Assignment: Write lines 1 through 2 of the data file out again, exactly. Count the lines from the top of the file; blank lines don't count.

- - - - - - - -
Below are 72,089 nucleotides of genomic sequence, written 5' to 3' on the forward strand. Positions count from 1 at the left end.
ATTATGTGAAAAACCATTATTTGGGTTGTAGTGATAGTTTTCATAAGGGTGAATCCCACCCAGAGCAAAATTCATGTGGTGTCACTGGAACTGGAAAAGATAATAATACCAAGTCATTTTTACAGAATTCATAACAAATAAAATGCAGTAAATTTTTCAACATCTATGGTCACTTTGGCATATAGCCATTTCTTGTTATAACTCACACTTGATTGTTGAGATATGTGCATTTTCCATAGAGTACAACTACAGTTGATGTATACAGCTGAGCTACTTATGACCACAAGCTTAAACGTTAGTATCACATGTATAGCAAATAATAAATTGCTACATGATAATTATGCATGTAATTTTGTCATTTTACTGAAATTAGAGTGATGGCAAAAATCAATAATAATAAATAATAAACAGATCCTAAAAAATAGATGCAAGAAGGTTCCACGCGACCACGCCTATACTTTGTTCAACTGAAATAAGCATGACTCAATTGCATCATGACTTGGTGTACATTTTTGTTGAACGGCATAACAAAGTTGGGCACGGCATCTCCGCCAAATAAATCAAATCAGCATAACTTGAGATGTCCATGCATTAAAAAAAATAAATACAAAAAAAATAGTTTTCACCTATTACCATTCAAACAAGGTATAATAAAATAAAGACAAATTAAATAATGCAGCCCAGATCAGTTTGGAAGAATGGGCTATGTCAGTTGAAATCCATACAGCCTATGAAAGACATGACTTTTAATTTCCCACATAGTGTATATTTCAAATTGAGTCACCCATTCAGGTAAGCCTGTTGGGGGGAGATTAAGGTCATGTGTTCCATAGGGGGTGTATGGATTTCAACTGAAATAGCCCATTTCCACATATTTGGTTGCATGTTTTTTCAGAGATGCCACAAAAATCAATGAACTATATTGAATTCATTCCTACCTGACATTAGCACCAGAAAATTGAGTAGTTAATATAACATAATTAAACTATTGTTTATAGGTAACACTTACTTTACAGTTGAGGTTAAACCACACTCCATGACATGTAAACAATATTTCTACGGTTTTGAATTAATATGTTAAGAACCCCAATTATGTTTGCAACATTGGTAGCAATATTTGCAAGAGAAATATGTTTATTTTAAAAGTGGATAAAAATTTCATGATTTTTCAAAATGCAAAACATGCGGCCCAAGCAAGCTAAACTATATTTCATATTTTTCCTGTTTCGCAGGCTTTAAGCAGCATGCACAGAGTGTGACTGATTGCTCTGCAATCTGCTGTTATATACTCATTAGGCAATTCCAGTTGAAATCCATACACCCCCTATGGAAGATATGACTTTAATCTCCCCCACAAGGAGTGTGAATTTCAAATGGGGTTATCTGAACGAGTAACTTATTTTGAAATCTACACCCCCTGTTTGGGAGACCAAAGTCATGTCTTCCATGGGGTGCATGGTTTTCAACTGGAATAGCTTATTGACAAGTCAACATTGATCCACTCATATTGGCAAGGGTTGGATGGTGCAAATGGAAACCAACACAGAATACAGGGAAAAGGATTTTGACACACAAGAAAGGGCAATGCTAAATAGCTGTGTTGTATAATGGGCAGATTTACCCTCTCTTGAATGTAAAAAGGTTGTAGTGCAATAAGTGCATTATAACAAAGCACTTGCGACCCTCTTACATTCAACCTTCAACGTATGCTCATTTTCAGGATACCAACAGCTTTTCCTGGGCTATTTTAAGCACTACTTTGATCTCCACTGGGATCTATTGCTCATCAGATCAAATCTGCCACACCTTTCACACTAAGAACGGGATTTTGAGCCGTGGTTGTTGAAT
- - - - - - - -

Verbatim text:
Below are 72,089 nucleotides of genomic sequence, written 5' to 3' on the forward strand. Positions count from 1 at the left end.
ATTATGTGAAAAACCATTATTTGGGTTGTAGTGATAGTTTTCATAAGGGTGAATCCCACCCAGAGCAAAATTCATGTGGTGTCACTGGAACTGGAAAAGATAATAATACCAAGTCATTTTTACAGAATTCATAACAAATAAAATGCAGTAAATTTTTCAACATCTATGGTCACTTTGGCATATAGCCATTTCTTGTTATAACTCACACTTGATTGTTGAGATATGTGCATTTTCCATAGAGTACAACTACAGTTGATGTATACAGCTGAGCTACTTATGACCACAAGCTTAAACGTTAGTATCACATGTATAGCAAATAATAAATTGCTACATGATAATTATGCATGTAATTTTGTCATTTTACTGAAATTAGAGTGATGGCAAAAATCAATAATAATAAATAATAAACAGATCCTAAAAAATAGATGCAAGAAGGTTCCACGCGACCACGCCTATACTTTGTTCAACTGAAATAAGCATGACTCAATTGCATCATGACTTGGTGTACATTTTTGTTGAACGGCATAACAAAGTTGGGCACGGCATCTCCGCCAAATAAATCAAATCAGCATAACTTGAGATGTCCATGCATTAAAAAAAATAAATACAAAAAAAATAGTTTTCACCTATTACCATTCAAACAAGGTATAATAAAATAAAGACAAATTAAATAATGCAGCCCAGATCAGTTTGGAAGAATGGGCTATGTCAGTTGAAATCCATACAGCCTATGAAAGACATGACTTTTAATTTCCCACATAGTGTATATTTCAAATTGAGTCACCCATTCAGGTAAGCCTGTTGGGGGGAGATTAAGGTCATGTGTTCCATAGGGGGTGTATGGATTTCAACTGAAATAGCCCATTTCCACATATTTGGTTGCATGTTTTTTCAGAGATGCCACAAAAATCAATGAACTATATTGAATTCATTCCTACCTGACATTAGCACCAGAAAATTGAGTAGTTAATATAACATAATTAAACTATTGTTTATAGGTAACACTTACTTTACAGTTGAGGTTAAACCACACTCCATGACATGTAAACAATATTTCTACGGTTTTGAATTAATATGTTAAGAACCCCAATTATGTTTGCAACATTGGTAGCAATATTTGCAAGAGAAATATGTTTATTTTAAAAGTGGATAAAAATTTCATGATTTTTCAAAATGCAAAACATGCGGCCCAAGCAAGCTAAACTATATTTCATATTTTTCCTGTTTCGCAGGCTTTAAGCAGCATGCACAGAGTGTGACTGATTGCTCTGCAATCTGCTGTTATATACTCATTAGGCAATTCCAGTTGAAATCCATACACCCCCTATGGAAGATATGACTTTAATCTCCCCCACAAGGAGTGTGAATTTCAAATGGGGTTATCTGAACGAGTAACTTATTTTGAAATCTACACCCCCTGTTTGGGAGACCAAAGTCATGTCTTCCATGGGGTGCATGGTTTTCAACTGGAATAGCTTATTGACAAGTCAACATTGATCCACTCATATTGGCAAGGGTTGGATGGTGCAAATGGAAACCAACACAGAATACAGGGAAAAGGATTTTGACACACAAGAAAGGGCAATGCTAAATAGCTGTGTTGTATAATGGGCAGATTTACCCTCTCTTGAATGTAAAAAGGTTGTAGTGCAATAAGTGCATTATAACAAAGCACTTGCGACCCTCTTACATTCAACCTTCAACGTATGCTCATTTTCAGGATACCAACAGCTTTTCCTGGGCTATTTTAAGCACTACTTTGATCTCCACTGGGATCTATTGCTCATCAGATCAAATCTGCCACACCTTTCACACTAAGAACGGGATTTTGAGCCGTGGTTGTTGAAT